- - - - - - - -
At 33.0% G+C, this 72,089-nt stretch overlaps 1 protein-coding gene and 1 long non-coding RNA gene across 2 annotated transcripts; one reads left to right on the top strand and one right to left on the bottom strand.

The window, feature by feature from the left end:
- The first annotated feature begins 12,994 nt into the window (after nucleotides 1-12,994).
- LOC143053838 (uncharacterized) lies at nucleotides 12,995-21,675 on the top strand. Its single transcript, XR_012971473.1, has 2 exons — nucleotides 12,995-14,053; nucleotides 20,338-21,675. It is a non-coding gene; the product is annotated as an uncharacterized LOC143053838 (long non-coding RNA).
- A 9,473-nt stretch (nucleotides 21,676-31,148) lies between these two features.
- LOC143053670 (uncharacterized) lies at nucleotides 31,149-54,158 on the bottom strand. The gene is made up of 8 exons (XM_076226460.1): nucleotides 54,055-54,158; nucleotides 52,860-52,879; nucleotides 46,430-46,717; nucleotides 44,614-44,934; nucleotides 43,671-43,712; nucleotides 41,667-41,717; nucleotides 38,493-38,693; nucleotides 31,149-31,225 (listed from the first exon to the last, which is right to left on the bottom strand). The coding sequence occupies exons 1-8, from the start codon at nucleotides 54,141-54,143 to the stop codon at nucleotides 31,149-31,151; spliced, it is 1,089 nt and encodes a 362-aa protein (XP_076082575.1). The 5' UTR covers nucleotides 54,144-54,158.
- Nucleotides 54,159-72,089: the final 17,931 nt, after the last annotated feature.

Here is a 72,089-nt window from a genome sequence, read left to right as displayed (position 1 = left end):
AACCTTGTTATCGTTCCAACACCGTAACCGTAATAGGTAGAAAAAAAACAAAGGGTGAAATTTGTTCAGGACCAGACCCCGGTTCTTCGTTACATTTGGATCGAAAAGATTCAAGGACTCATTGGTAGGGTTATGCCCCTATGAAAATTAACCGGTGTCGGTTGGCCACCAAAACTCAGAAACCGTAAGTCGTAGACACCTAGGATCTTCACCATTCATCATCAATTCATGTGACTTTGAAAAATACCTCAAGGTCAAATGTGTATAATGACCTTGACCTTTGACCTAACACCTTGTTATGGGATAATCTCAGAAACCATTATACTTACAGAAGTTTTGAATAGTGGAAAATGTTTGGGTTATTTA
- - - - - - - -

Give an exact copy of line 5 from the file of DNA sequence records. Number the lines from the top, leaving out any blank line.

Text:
- A 9,473-nt stretch (nucleotides 21,676-31,148) lies between these two features.